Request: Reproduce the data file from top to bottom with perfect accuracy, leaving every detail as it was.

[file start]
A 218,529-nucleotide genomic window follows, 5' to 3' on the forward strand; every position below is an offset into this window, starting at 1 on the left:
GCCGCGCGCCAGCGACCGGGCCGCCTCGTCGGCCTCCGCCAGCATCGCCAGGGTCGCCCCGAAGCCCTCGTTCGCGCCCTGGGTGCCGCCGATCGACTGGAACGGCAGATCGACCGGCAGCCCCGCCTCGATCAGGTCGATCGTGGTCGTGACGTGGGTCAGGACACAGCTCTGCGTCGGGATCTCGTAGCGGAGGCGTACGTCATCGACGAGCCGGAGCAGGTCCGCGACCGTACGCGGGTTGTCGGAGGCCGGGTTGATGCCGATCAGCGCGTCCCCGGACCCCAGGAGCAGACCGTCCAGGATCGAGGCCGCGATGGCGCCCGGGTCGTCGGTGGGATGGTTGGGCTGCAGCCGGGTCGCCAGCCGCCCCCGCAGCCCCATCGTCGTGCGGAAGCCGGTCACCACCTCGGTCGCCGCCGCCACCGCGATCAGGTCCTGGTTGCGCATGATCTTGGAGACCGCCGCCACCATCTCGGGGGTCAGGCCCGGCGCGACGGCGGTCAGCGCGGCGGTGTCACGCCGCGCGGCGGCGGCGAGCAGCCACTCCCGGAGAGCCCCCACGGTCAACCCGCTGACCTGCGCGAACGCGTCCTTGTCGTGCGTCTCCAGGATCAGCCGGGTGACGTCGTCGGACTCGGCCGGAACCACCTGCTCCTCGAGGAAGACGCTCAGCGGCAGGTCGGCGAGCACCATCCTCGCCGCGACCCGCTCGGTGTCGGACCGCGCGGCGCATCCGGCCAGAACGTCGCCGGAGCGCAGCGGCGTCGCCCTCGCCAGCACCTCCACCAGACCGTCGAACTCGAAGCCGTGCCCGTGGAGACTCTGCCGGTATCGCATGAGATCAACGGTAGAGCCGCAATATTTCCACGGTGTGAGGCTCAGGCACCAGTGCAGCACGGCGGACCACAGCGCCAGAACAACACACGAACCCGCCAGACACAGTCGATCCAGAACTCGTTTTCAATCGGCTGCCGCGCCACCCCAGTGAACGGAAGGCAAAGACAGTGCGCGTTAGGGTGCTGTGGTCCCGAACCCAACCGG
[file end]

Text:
A 218,529-nucleotide genomic window follows, 5' to 3' on the forward strand; every position below is an offset into this window, starting at 1 on the left:
GCCGCGCGCCAGCGACCGGGCCGCCTCGTCGGCCTCCGCCAGCATCGCCAGGGTCGCCCCGAAGCCCTCGTTCGCGCCCTGGGTGCCGCCGATCGACTGGAACGGCAGATCGACCGGCAGCCCCGCCTCGATCAGGTCGATCGTGGTCGTGACGTGGGTCAGGACACAGCTCTGCGTCGGGATCTCGTAGCGGAGGCGTACGTCATCGACGAGCCGGAGCAGGTCCGCGACCGTACGCGGGTTGTCGGAGGCCGGGTTGATGCCGATCAGCGCGTCCCCGGACCCCAGGAGCAGACCGTCCAGGATCGAGGCCGCGATGGCGCCCGGGTCGTCGGTGGGATGGTTGGGCTGCAGCCGGGTCGCCAGCCGCCCCCGCAGCCCCATCGTCGTGCGGAAGCCGGTCACCACCTCGGTCGCCGCCGCCACCGCGATCAGGTCCTGGTTGCGCATGATCTTGGAGACCGCCGCCACCATCTCGGGGGTCAGGCCCGGCGCGACGGCGGTCAGCGCGGCGGTGTCACGCCGCGCGGCGGCGGCGAGCAGCCACTCCCGGAGAGCCCCCACGGTCAACCCGCTGACCTGCGCGAACGCGTCCTTGTCGTGCGTCTCCAGGATCAGCCGGGTGACGTCGTCGGACTCGGCCGGAACCACCTGCTCCTCGAGGAAGACGCTCAGCGGCAGGTCGGCGAGCACCATCCTCGCCGCGACCCGCTCGGTGTCGGACCGCGCGGCGCATCCGGCCAGAACGTCGCCGGAGCGCAGCGGCGTCGCCCTCGCCAGCACCTCCACCAGACCGTCGAACTCGAAGCCGTGCCCGTGGAGACTCTGCCGGTATCGCATGAGATCAACGGTAGAGCCGCAATATTTCCACGGTGTGAGGCTCAGGCACCAGTGCAGCACGGCGGACCACAGCGCCAGAACAACACACGAACCCGCCAGACACAGTCGATCCAGAACTCGTTTTCAATCGGCTGCCGCGCCACCCCAGTGAACGGAAGGCAAAGACAGTGCGCGTTAGGGTGCTGTGGTCCCGAACCCAACCGG